Faced with endemic timber theft and uneven government enforcement, logging companies in Chile have agreed to new guidelines meant to cut down on the sale of illegal wood.
On August 11, six of Chile’s largest logging unions joined forces to establish a campaign to combat timber trafficking and theft, which results in losses of over $70 million a year, according to organizers. In May, police stopped one convoy of seven trucks carrying 161 meters of stolen pine wood, worth an estimated $10.5 million.
The framework, named “Buena Madera, confiable desde su origen,” (Good wood, with a trustworthy origin), has three aims: to educate consumers about the origin of the wood they buy, to protect workers and small and medium enterprises in the timber industry and to develop a system to track illegal wood, starting from supervising each truck carrying timber.
Sixty-five logging companies, accounting for 70 percent of Chile’s wood production, have signed up to abide by the new guidelines, which require them to provide more thorough information on the origin, destination and legality of their timber.
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The unions involved stated that this move was all the more necessary due to weak government support for the issue.
In August 2018, the Chilean Senate introduced a bill to strengthen law enforcement surrounding logging theft and improve the prosecution of the criminals involved. But the bill was rejected by the Senate in January 2020. A new bill with similar goals was presented in March 2021 but has not yet been voted on.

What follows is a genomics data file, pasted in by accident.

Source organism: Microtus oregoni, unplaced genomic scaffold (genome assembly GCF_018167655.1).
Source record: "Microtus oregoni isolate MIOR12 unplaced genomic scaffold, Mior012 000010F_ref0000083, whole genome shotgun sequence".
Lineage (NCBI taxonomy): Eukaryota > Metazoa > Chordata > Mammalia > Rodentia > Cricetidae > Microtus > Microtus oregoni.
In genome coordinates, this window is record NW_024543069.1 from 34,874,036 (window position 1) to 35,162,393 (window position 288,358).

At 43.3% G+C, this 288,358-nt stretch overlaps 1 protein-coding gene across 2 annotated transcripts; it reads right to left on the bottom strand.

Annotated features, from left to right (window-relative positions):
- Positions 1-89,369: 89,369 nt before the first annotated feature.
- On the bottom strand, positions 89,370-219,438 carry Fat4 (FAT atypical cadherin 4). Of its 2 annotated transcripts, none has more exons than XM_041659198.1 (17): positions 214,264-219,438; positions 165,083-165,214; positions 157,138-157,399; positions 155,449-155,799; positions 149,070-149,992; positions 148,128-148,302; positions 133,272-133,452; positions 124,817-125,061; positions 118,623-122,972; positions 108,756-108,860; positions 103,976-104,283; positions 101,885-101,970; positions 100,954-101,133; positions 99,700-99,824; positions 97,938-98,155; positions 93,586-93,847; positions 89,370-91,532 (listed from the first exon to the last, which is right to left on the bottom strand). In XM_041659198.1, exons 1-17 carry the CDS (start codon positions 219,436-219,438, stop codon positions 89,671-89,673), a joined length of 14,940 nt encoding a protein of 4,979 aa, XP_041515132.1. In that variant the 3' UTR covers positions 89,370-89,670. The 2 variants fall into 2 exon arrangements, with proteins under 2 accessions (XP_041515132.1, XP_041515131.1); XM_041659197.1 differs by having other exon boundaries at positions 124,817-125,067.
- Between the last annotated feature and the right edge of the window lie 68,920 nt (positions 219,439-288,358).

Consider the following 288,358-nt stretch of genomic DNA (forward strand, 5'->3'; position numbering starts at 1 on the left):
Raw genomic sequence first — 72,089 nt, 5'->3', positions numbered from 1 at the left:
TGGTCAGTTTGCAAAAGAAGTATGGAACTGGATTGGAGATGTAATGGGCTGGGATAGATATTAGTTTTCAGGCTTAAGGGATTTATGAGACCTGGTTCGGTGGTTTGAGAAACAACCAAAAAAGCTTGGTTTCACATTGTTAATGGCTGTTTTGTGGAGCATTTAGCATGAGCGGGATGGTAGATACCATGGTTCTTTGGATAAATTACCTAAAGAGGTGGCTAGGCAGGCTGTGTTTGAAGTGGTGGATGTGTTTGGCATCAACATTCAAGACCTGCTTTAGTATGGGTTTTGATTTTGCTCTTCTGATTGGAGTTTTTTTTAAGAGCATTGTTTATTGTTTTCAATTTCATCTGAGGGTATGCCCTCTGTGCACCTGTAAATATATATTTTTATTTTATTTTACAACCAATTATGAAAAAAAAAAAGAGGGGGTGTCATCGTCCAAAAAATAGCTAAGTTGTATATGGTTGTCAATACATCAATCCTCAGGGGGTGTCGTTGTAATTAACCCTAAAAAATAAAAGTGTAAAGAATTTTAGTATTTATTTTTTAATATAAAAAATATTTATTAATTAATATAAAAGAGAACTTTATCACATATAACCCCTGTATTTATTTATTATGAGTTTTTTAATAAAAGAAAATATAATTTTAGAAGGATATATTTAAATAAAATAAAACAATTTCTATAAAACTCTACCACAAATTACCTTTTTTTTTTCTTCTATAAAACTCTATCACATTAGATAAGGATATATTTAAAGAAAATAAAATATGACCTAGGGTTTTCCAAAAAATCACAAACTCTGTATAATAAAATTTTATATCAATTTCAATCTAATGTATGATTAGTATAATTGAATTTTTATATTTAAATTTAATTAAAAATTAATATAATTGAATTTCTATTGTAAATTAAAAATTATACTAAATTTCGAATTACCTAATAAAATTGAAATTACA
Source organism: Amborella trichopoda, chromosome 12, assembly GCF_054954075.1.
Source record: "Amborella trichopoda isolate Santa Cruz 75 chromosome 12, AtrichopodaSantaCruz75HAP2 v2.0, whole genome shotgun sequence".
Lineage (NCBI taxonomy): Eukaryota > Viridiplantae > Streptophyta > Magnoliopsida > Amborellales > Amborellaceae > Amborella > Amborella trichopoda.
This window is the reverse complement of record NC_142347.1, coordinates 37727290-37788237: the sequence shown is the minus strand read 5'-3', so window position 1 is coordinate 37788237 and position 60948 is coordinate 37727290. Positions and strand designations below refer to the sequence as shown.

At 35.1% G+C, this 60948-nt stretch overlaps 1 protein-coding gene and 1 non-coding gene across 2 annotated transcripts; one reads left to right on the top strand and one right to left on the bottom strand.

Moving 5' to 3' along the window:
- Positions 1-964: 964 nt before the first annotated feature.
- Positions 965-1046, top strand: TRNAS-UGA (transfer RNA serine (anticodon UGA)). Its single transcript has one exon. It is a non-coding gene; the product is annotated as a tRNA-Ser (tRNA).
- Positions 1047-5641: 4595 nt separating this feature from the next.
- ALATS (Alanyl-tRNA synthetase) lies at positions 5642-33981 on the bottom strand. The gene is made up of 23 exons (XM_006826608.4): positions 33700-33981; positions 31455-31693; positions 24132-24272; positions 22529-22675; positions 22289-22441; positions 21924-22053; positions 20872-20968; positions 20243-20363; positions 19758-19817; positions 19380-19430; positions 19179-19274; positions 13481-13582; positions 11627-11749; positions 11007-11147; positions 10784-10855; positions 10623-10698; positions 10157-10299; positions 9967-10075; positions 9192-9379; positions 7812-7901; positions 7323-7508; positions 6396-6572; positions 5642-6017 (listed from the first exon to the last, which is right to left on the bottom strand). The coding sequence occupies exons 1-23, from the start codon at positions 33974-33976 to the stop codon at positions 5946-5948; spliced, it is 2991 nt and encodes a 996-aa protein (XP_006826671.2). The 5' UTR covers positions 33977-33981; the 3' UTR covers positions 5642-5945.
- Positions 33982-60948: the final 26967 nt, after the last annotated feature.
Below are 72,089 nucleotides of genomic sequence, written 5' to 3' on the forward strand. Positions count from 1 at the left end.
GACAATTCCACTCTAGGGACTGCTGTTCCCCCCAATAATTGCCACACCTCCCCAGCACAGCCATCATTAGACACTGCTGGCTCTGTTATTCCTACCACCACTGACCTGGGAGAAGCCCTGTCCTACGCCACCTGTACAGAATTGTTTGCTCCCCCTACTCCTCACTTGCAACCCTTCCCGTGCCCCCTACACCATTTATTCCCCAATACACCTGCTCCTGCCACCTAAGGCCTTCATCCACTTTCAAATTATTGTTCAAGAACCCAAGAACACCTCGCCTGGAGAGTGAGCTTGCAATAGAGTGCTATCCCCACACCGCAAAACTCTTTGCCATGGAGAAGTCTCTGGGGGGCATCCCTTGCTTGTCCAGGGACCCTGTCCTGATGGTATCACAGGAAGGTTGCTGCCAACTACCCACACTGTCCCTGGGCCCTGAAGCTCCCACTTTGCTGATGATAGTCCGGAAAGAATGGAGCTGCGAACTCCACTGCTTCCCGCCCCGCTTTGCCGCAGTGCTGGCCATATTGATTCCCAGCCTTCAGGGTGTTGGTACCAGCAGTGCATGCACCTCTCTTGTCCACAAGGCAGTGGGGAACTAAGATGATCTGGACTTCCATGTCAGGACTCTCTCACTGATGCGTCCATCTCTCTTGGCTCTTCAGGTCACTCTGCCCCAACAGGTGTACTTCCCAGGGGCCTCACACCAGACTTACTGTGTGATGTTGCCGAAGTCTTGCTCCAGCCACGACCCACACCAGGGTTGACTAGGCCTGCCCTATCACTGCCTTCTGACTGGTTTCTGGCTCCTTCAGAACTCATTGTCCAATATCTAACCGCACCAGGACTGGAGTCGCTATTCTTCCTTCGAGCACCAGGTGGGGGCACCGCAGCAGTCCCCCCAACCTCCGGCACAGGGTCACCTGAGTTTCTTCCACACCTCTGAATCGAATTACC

This legislative deadlock has come amid repeated attacks on logging workers, who have also seen their families and homes targeted and their machinery stolen.
Accusations of lackluster government enforcement are nothing new. Last September, the head of Chile's forestry workers' union, René Muñoz, lambasted the government as being "cowards because they have the tools but don't want to do anything."
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According to a report by BioBioChile, illegal loggers operate by trespassing in forests owned by licensed logging firms, removing the wood, and then loading it up onto trucks to take to ports.
Other times, gunmen will hijack already trucks loaded with timber.
Timber traffickers will then falsify information about the wood's origins, masking it as legally sourced to allow it to be shipped and sold.
The Buena Madera framework is targeting this particular issue by raising the standard for background information on wood shipments.
But not all issues in Chile's logging industry can be solved by tighter regulations. The Indigenous Mapuche people have a long history of grievances against the logging industry, accusing companies of repeatedly encroaching on their lands and destroying natural resources.
In 2020 and 2021, dozens of trucks belonging to timber companies have been set on fire, allegedly by Mapuche community members, amid a range of violent acts targeting officials and businesses.